4:44 PM EDT, September 9, 2013
BUENOS AIRES, Argentina - You can define Jacques Rogge’s 12 years as International Olympic Committee president simply by the numbers, which befits a man whose public personality is as serious and dispassionate as a balance sheet.
Bottom line: The IOC’s reserves have increased from $105 million to $901 million.
Given that Rogge took over from Juan Antonio Samaranch when the IOC still was shaken by its bid city corruption scandal and soon to face the challenges of a 2002 Winter Olympics in scandal epicenter Salt Lake City after the Sept. 11 terrorist attacks, those improved financial circumstances are an impressive accounting of Rogge’s presidential tenure.
As the 71-year-old Belgian steps down Tuesday as both IOC president, in which he had reached the term limit, and an IOC member, a position he could have kept 10 more years, the rest of his legacy is more complicated.
“In his initial years, he very quickly returned the prestige of the IOC,” said Ser Miang Ng of Singapore, one of six candidates to succeed Rogge. “He was a steady pair of hands working on building the Olympic movement in a very quiet and unassuming way.”
Yet Rogge chose a hands-off approach to the human rights issues that surrounded the 2008 Beijing Summer Games and now have caused problems for the 2014 Sochi Winter Games, leaving the IOC open to criticism it does not stand behind the ideals expressed in the OIympic Charter.
Olympic historian David Wallechinsky of Los Angeles said there was “no excuse” for Rogge’s silence when China broke promises about right to protest and free flow of information at the Olympics.
“I feel he should have spoken up (on Sochi) just using his bully pulpit,” Wallechinsky said. “You’re on the way out; you can say whatever you want.”
The five Olympic Games under Rogge’s watch all were thoroughly successful in organizational and competitive terms, notwithstanding the kerfuffle over the pairs skating result at Salt Lake City. That includes an Athens 2004 Summer Games that seemed headed for an organizational disaster.
Two Olympics awarded during Rogge’s tenure, Sochi 2014 and Rio 2016, both pose substantial challenges for his successor. Sochi has spent a stunning $40 billion on its event and now faces controversy over Russia’s anti-gay legislation.
Rogge, one of the eight white males (seven Europeans) who have been IOC president, will be remembered for bringing the first Olympics to South America, but preparations are going so slowly that Rio could turn into a fiasco. He spurred the creation of the Youth Olympic Games, an effort to get young people more invested in physical activity and education, but it remains to be seen whether they will do more than leech money from the IOC reserves.
Rogge repeatedly rejected the idea of a London 2012 opening ceremony moment honoring the memory of the 11 Israelis massacred 30 years earlier at the Munich Olympics. Six months earlier, the IOC had a memorial for Georgian luger Nodar Kumaritashvili at the 2010 Winter Olympic opening ceremony, which was the same day Kumaritashvili had died in a training crash.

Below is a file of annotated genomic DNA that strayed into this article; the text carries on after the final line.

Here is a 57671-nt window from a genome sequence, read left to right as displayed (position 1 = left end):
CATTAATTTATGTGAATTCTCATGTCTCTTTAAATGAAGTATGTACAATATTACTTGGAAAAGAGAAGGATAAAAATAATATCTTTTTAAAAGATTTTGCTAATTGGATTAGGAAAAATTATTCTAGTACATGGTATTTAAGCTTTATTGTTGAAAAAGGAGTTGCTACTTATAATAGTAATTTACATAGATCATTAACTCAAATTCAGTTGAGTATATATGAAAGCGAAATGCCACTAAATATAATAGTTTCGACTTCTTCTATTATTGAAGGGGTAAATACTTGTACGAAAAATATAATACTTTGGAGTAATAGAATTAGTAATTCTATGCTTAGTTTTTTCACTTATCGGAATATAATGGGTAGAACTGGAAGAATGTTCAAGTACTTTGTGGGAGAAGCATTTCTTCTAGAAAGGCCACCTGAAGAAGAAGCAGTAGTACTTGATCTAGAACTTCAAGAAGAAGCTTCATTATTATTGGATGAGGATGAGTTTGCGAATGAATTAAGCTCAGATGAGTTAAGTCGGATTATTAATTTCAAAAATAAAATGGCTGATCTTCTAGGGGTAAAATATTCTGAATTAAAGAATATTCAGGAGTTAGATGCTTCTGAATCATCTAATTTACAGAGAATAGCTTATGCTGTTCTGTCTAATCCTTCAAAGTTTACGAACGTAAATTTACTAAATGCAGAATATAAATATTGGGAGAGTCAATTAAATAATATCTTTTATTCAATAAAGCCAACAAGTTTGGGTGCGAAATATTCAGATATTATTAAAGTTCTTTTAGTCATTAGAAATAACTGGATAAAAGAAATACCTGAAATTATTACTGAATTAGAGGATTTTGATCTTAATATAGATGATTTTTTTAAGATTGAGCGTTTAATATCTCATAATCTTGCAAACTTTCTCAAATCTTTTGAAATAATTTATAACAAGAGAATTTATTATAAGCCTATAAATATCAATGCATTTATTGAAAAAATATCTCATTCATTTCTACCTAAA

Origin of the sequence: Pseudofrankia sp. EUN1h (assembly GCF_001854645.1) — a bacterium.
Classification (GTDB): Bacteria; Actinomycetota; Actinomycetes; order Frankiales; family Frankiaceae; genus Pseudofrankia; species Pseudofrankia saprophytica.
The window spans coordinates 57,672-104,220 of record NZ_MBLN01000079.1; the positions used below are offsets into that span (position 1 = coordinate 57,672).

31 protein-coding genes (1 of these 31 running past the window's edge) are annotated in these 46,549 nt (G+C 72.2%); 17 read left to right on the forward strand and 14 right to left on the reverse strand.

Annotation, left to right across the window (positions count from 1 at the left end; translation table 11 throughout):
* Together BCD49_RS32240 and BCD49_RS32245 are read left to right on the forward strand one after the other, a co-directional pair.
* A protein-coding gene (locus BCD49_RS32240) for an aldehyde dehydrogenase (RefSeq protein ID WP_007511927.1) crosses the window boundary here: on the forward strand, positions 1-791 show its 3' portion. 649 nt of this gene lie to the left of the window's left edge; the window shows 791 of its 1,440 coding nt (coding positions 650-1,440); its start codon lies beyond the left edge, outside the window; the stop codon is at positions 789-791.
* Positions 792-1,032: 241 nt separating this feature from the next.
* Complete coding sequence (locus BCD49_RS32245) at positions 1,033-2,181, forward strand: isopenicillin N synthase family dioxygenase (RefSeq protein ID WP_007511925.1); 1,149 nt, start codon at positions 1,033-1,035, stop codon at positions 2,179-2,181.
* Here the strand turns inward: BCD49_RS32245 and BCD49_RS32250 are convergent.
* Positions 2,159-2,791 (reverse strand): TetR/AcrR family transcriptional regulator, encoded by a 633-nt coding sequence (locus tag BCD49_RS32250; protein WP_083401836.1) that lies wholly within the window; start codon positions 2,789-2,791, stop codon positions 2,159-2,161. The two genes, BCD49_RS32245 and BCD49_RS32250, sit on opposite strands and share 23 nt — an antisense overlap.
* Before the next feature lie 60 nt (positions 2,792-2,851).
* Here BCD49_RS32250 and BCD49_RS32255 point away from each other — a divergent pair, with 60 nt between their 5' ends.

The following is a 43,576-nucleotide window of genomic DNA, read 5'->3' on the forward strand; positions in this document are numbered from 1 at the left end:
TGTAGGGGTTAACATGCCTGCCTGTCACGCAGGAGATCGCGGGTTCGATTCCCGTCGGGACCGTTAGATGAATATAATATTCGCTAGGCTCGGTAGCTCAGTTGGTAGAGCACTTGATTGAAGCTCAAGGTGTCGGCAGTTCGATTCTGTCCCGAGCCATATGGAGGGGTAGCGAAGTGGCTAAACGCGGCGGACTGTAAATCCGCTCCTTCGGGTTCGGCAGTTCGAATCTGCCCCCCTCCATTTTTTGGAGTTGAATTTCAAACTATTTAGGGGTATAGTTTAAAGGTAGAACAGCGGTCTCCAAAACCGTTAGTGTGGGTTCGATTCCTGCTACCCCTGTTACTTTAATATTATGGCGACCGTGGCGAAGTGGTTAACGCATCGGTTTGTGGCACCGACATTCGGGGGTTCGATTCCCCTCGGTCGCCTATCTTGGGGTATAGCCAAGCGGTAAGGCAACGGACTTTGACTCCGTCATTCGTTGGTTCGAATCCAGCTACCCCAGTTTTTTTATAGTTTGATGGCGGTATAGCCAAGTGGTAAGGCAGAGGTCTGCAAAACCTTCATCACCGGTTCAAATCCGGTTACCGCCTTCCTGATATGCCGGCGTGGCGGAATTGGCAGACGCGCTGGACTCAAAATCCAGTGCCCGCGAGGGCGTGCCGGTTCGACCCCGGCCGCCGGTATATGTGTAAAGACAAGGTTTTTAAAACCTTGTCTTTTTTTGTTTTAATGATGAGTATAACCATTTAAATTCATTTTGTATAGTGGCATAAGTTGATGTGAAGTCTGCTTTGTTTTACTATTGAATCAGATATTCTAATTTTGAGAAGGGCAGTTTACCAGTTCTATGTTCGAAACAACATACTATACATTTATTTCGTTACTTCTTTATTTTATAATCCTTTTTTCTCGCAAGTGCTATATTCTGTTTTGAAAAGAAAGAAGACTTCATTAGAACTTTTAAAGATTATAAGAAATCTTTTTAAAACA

Rogge pushed hard behind the scenes – and succeeded at the London Games – for having women on every Olympic team. Even if that was a token gesture by the three holdout nations, Saudi Arabia, Brunei and Qatar, it was a small step forward.
Yet he would not take on the issue of painfully small opportunities for women athletes in those countries.
Some feel U.S. critics of Rogge’s – and the IOC’s – silence on human rights issues should look at their own glass house.
“You have in the U.S. the death penalty, Guantanamo, spying (on) the world through Internet,” said IOC member Denis Oswald of Switzerland, among the presidential candidates. “You can find something in every country.”
Rogge answers much of the criticism by saying the IOC cannot interfere in the affairs of a sovereign nation.
Long known as the “Mister Clean” of Olympic circles, Rogge has taken strong positions on the issues of sports betting, which has led to match fixing in soccer; and on doping, even while acknowledging it is impossible to wipe out use of performance-enhancing drugs.
Former World Anti-Doping Agency president Dick Pound of Canada, who lost to Rogge in the 2001 presidential election, wrote a report last May that excoriated the IOC, WADA and international federations for lacking the “general appetite to undertake the effort and expense of a successful effort to deliver doping-free sport."
Sunday, Pound criticized the IOC for winding up back at square one in its efforts, spearheaded by Rogge, to modernize the Summer Games sports program. Rogge’s insistence on sticking to the idea of 25 “core” Summer Games sports has made change more difficult.
U.S. Olympic Committee chairman Larry Probst, set to be named an IOC member Tuesday, worked with Rogge to resolve the festering revenue-sharing disagreement between the USOC and IOC.
“I have an incredibly high level of respect for him,” Probst said of Rogge. “It is an unbelievably tough job, with constant travel.’
Rogge, an Olympic sailor and former orthopedic surgeon, joked at a press conference last week that his biggest failure as president was not getting enough sleep, but the job clearly has worn on him. He had hip replacement surgery last September and looked drawn while presiding over his final IOC general meeting the past three days.
“I am going without any nostalgia,” Rogge said.
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